British taxpayers pay for failed asylum seekers to set up ostrich farm in Iran
By JAMES SLACK
Last updated at 08:13am on 17th December 2007
Failed asylum seekers have been handed 36million to open businesses, including a beauty salon, a vineyard and even an ostrich farm, back in their homelands.
More than 23,000 have taken advantage of generous handouts worth up to 4,000 each.
The revelation reignited a row over Labour's controversial policy of “bribing” bogus refugees to leave the country.
Critics said the Government had created a climate where a false claimant could not lose.
They also warned it could encourage more people to head to Britain to lodge a claim.
Details emerged for the first time of how the failed asylum seekers – who could have been forcibly deported – are spending their support package.
One man, a 35-year-old Iranian, opened an ostrich farm after spending four years in the UK.
The vineyard, near Tirana, was opened by an Albanian man who produces organic grapes and raki, a local spirit.
The beauty salon in the Zimbabwean capital of Harare was opened by a woman who went home last year after six years in Britain.
Other businesses that have benefited include a fishing firm in Angola, a ferry in the Democratic Republic of Congo, a dress shop in Sudan, a car dealership in Kenya, a laundry in Afghanistan, a shoe shop in China, a hotel in Nepal, a garment factory in Sri Lanka, an internet cafe in Ecuador and a market stall in Jamaica.
The payouts are worth up to 1,000 in cash at the airport, followed by 3,000 in support to open a business.
Other perks available, provided the 4,000 is not exceeded, include private schooling for the failed asylum seeker's children.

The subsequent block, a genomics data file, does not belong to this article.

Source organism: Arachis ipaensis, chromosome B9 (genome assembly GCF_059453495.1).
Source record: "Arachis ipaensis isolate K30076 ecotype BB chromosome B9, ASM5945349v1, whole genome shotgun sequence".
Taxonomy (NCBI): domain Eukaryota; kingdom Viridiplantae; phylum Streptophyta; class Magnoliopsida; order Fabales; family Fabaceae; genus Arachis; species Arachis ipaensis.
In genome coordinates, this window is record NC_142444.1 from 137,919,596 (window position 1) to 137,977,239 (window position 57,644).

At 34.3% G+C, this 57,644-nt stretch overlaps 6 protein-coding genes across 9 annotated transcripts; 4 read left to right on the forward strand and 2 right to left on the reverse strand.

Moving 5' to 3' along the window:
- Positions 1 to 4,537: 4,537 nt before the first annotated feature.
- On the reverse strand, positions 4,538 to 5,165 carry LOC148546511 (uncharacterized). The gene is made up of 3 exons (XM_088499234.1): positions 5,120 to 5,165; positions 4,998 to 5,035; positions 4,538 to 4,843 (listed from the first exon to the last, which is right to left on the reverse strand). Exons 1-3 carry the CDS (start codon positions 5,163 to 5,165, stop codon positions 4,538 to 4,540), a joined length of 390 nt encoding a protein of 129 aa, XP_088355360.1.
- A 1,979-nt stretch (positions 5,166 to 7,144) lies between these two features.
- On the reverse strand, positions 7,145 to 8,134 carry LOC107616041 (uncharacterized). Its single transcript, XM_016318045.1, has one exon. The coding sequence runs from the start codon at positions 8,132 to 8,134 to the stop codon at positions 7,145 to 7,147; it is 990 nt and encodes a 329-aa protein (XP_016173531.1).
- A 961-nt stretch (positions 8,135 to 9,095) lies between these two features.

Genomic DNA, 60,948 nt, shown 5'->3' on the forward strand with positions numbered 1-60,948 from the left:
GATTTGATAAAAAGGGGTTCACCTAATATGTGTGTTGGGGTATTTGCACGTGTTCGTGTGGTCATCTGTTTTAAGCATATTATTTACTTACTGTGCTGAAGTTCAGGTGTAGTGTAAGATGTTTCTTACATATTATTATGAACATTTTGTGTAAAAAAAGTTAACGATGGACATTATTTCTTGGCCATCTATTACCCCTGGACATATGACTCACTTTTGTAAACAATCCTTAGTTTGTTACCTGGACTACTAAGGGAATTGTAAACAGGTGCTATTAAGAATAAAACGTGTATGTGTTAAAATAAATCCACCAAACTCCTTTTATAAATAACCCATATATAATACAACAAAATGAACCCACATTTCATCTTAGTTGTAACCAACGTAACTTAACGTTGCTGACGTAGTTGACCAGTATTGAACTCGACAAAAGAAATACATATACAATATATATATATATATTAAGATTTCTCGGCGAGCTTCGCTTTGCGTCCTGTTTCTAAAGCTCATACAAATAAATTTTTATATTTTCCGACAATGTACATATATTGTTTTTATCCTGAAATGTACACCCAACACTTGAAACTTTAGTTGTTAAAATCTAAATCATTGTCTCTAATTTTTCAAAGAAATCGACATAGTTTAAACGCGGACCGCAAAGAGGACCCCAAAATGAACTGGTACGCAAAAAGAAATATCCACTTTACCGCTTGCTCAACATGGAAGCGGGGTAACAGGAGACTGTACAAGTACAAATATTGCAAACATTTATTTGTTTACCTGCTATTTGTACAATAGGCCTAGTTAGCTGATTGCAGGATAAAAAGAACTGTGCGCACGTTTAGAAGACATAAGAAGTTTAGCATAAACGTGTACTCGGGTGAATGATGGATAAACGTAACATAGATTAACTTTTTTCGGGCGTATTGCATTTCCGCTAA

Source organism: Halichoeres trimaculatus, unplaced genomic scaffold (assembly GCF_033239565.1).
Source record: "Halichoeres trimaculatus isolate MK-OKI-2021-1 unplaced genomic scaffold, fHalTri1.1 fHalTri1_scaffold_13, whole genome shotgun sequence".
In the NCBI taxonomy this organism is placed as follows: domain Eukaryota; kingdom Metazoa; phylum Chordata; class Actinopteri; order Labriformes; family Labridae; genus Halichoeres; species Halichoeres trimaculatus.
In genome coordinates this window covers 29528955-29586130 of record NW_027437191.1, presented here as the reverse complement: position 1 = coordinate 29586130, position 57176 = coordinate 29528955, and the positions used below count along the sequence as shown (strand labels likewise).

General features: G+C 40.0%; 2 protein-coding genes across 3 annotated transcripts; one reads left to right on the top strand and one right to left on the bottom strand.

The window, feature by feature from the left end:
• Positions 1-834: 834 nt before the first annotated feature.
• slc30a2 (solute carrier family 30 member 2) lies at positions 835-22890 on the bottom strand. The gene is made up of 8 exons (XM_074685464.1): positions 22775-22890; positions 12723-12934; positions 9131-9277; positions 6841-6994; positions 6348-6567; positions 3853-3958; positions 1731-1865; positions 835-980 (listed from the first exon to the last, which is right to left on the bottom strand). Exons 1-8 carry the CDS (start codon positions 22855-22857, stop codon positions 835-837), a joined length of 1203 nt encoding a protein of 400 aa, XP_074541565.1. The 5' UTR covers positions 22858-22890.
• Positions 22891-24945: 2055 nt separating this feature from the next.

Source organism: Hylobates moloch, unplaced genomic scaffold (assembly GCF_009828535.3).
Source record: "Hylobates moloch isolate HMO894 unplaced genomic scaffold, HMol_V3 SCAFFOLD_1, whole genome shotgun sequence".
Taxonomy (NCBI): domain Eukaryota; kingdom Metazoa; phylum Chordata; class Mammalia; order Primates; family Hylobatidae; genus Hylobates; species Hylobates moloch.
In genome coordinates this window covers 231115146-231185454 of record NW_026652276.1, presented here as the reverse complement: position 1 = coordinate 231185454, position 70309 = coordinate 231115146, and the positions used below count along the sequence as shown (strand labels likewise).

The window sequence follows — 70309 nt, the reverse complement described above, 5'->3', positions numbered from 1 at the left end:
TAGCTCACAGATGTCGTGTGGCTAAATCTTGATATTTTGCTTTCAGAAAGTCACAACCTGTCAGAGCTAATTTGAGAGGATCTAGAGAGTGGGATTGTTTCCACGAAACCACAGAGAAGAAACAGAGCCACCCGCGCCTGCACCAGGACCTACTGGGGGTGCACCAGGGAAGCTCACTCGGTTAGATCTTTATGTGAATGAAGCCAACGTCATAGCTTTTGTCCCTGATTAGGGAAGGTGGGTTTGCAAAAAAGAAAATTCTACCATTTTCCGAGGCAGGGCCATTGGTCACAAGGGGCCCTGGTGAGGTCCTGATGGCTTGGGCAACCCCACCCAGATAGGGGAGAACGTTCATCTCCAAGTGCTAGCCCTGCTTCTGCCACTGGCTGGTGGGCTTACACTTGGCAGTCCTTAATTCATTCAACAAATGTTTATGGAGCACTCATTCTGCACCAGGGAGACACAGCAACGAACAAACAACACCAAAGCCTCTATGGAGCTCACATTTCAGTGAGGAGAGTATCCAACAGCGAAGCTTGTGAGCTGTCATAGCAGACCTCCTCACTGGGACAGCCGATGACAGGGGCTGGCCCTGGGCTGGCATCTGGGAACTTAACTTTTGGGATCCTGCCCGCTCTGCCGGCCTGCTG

The Home Office pays around twothirds of the bill, with the remainder coming from the EU – itself funded by the taxpayer.
Shadow home secretary David Davis said: “The price of the Government's failure to secure our borders is all too clear.
“Given their inability to deport illegal immigrants, they have had to resort to bribing them – with the taxpayer picking up the bill.”
Sir Andrew Green, chairman of Migrationwatch UK, said failed asylum seekers were being given a “no loss” option.
He added: “Either they succeed with their claim and are given a meal ticket for life, or they fail and return home much the wealthier. The sum of 4,000 is a fortune in most source countries.”
Matthew Elliott, chief executive of the TaxPayers' Alliance, said: “Giving failed asylum seekers business grants smacks of rewarding criminality and will act as a honey trap for even more illegal migrants”.
The Voluntary Assisted Return Programme has cost 36million since its launch in 1999. The budget for next year is 22million.
The Home Office says the policy is cheaper than forcibly deporting failed refugees – a process which costs 11,000 each.
But opponents say it is evidence of desperation in the Government's attempt to clear a growing backlog.
Throughout 2006, officials managed to deport only 18,280 failed asylum seekers, while 20,700 were added to the list awaiting deportation.
The Treasury has instructed the Home Office to significantly increase the number of bogus refugees dealt with each year.
Sex slaves smuggled into Britain are to share millions in compensation for their 'pain and trauma'.
The Criminal Injuries Compensation Authority has agreed to hand over 140,000 to the first four cases to come before it.
The women had suffered a “sustained period of sexual abuse” after being trafficked into the UK by a syndicate of British criminals.
A further 10,000 are estimated to be eligible under a new interpretation of guidelines by the CICA, a Government agency.
Of the first four, one girl was brought into the UK five years ago at the age of 13.
Another was trafficked in 2003 when she was 16.
The decision will re-open controversy over the way victims of sex trafficking should be treated.
Ministers recognise the danger that offering them help – including compensation – could encourage illegal immigration.